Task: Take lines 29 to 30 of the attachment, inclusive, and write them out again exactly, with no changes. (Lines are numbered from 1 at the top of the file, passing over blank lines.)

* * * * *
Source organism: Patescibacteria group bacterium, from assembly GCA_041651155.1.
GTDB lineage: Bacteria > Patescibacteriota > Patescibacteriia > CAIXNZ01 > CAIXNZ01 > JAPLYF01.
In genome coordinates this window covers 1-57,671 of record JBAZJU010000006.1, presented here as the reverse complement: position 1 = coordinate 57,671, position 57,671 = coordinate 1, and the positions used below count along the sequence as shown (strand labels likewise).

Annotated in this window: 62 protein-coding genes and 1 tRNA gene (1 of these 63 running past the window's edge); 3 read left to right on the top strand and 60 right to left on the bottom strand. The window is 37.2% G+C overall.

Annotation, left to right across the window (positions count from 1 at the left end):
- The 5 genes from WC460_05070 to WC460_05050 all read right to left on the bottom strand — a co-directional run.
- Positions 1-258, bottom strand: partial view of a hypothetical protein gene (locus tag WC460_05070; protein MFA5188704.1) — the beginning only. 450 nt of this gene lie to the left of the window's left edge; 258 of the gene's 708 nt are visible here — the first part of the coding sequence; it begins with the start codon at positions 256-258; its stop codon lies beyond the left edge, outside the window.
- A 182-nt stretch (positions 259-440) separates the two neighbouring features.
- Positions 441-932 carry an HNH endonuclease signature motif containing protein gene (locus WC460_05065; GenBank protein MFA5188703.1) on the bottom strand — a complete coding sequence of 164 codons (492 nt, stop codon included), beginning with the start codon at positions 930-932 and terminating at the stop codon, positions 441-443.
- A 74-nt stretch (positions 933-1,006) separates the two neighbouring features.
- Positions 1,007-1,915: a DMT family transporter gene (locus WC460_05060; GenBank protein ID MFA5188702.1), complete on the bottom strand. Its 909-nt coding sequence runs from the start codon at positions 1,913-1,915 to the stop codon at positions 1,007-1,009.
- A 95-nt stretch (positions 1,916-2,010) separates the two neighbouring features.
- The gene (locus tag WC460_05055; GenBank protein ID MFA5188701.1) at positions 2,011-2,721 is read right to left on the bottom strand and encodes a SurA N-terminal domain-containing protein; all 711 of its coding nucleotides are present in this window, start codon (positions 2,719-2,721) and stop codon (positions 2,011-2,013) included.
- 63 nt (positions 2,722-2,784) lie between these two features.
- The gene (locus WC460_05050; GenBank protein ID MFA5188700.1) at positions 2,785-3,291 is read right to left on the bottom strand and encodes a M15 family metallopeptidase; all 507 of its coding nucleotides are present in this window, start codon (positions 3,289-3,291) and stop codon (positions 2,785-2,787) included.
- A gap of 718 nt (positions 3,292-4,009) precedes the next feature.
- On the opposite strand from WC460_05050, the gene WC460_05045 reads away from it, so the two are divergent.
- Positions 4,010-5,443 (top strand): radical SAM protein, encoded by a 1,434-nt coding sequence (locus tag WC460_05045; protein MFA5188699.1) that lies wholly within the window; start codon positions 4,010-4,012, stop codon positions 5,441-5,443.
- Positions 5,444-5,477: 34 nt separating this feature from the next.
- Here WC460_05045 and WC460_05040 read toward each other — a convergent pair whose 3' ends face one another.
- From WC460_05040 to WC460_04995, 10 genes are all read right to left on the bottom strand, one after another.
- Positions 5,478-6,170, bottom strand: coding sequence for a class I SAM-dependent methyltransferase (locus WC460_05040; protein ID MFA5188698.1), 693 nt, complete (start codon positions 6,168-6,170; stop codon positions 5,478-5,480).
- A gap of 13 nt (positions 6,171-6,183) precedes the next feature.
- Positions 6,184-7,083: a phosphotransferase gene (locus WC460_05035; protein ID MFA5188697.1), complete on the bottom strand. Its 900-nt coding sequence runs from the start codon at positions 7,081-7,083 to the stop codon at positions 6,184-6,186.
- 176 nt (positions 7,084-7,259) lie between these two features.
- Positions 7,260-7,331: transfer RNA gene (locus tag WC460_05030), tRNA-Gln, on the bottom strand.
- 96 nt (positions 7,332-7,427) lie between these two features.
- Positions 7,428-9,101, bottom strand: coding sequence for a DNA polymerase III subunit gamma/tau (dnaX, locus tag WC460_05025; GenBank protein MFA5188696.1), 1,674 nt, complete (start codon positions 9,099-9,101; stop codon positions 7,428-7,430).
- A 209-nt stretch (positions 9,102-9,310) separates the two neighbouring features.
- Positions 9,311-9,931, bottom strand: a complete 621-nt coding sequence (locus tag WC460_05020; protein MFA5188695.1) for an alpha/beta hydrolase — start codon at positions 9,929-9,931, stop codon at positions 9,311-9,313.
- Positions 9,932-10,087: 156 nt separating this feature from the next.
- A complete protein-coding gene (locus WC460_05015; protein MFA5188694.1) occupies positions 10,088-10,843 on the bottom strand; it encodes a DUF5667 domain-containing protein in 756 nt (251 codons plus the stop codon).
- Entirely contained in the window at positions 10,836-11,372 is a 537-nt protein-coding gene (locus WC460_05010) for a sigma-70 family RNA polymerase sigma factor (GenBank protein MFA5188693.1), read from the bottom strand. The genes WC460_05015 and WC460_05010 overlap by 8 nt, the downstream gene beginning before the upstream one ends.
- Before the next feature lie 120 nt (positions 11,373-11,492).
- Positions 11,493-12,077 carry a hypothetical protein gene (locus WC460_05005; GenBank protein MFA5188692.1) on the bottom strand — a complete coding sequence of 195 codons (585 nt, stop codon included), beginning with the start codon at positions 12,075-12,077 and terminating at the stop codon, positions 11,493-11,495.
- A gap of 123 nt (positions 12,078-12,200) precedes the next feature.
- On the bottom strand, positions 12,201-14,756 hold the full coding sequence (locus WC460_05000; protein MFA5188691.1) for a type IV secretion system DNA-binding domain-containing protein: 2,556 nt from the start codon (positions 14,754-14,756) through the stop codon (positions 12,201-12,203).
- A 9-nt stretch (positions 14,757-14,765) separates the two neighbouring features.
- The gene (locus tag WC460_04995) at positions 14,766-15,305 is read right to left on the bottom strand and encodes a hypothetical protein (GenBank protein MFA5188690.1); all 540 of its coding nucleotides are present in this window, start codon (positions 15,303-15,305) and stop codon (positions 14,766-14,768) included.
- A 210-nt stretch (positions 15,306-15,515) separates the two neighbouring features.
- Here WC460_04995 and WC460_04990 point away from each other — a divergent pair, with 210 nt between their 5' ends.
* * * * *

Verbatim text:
- A 209-nt stretch (positions 9,102-9,310) separates the two neighbouring features.
- Positions 9,311-9,931, bottom strand: a complete 621-nt coding sequence (locus tag WC460_05020; protein MFA5188695.1) for an alpha/beta hydrolase — start codon at positions 9,929-9,931, stop codon at positions 9,311-9,313.